April 29, 2020

33 WCU Students Lead Virtual Lessons Tonight to Teach Adapted Physical Education to Community Children with Disabilities

Done remotely by way of their cell phones every Wednesday evening at 6 p.m. via FaceTime or Google Hangouts, 30 WCU students teach and modify physical education on an individual basis for 30 children in the community who have disabilities. Three additional WCU students go “on” with their families between 4 and 6 p.m., as well. The West Chester University students’ efforts are part of a community service-learning portion of a course they are currently taking entitled “Health and Physical Education 206: Adapted Physical Education & Health for Students with Disabilities.” Guided by lesson plans and professional instruction from Professor of Kinesiology Monica Lepore, the 33 WCU students have been engaging their “students” on a one-on-one basis since February in all types of physical activities that have been specifically adapted for those who have disabilities (i.e., basketball, jumping rope, fitness, etc.). With social distancing being practiced throughout the Commonwealth, the WCU students quickly transformed their face-to-face lessons to virtual instruction with much success. Tonight, Wednesday, April 29, will be the last day of the WCU students’ virtual class this spring semester.

“My athlete is currently working on standing on each foot for 15 seconds and tossing/catching a rolled-up pair of socks from one hand to the other,” said Abby Forlino, a Health & Physical Education major who is currently a junior and working with a student in the community who has Cerebral Palsy. “Last week and during our first virtual meeting, my athlete was able to achieve his former goal of shooting a hockey puck to a target for the first time! I love celebrating his victories and coming up with solutions so that he can have more successes.” 

“The athlete I work with on Wednesday nights has Down Syndrome, and participates on the Challenger Baseball team,” shared Halle Lohan, also a Health & Physical Education major who is currently a junior. “I create objectives for him to focus on his batting and throwing skills in order to get him ready for his season. Every week Dr. Lepore gives us a lesson plan to work off. Our nightly sessions consist of working on objectives that we created for the students at the beginning of the semester, and some fitness exercises such as a five-minute run, planks, curl ups, and stretching.”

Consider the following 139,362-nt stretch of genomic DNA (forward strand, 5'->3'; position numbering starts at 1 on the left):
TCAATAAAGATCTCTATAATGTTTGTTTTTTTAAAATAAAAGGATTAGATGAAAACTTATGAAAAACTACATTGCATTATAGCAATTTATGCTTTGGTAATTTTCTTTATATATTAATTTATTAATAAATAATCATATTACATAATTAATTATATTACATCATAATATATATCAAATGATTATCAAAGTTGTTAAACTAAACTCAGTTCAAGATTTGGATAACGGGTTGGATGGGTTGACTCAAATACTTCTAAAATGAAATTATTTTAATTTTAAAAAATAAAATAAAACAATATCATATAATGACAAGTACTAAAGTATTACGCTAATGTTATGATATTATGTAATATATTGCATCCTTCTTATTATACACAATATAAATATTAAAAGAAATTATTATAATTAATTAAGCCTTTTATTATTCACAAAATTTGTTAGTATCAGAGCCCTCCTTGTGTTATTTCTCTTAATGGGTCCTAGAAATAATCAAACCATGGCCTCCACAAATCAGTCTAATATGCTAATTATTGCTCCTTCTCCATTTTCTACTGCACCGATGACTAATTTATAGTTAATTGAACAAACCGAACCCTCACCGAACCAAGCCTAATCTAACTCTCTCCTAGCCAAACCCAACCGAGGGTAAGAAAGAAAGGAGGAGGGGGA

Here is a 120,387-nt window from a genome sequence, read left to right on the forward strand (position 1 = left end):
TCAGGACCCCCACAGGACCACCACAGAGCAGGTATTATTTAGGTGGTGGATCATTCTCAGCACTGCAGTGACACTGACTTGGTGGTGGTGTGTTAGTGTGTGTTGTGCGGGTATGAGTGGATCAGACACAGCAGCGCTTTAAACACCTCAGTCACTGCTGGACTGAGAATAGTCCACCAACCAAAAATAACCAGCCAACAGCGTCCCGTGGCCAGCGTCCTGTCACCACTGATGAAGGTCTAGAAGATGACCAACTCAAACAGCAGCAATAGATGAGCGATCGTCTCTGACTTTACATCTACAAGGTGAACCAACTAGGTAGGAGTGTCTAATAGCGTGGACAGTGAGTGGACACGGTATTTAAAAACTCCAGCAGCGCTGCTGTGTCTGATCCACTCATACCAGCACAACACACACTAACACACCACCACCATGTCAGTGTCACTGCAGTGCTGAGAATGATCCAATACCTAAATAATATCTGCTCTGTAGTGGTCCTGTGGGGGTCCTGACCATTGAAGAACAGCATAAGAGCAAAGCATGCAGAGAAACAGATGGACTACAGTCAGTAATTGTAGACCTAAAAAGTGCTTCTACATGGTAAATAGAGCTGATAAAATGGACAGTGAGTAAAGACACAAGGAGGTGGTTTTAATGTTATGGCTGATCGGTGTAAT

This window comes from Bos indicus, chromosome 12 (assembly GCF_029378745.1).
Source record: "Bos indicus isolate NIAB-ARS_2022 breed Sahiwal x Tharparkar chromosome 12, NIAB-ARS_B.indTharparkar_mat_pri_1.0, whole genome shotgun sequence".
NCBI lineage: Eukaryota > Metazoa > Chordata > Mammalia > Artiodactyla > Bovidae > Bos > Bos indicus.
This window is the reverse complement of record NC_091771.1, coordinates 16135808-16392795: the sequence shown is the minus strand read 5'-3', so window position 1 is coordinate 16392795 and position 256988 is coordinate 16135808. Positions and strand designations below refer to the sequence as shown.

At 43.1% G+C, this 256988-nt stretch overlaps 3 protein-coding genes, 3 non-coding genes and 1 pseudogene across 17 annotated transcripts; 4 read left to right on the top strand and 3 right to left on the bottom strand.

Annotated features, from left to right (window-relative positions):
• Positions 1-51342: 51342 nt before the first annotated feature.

Through classroom and hands-on teaching experiences, WCU’s HPE 206 class is providing Health & Physical Education Teacher Certification majors with the skills, knowledge, and attitudes to meet the needs of students with disabilities in inclusive and sometimes separate health and physical education classes.

The WCU students are getting just as much out of the virtual sessions as their participants. “I really enjoy working with these amazing students on Wednesday nights,” says Lilly Garrell, a Health & Physical Education major who is minoring in Adapted Physical Activity and working with a 20 year-old student who has Intellectual and Developmental Disability. “I have always had an interest in working with students who have any type of disability. When a student learns how to throw, catch, or jump, their reaction is what I love so much about this experience.”

“I am so proud of my students,” says Lepore. “They have worked hard to transform their service-learning activities into enriching virtual experiences for their community students. The members of the class were so nervous about teaching remotely, even though they have been working 75 minutes per week with their students since early February… After their virtual sessions, however, they raved about their experiences and were very proud of themselves. The parents of our community students are thrilled, too!”


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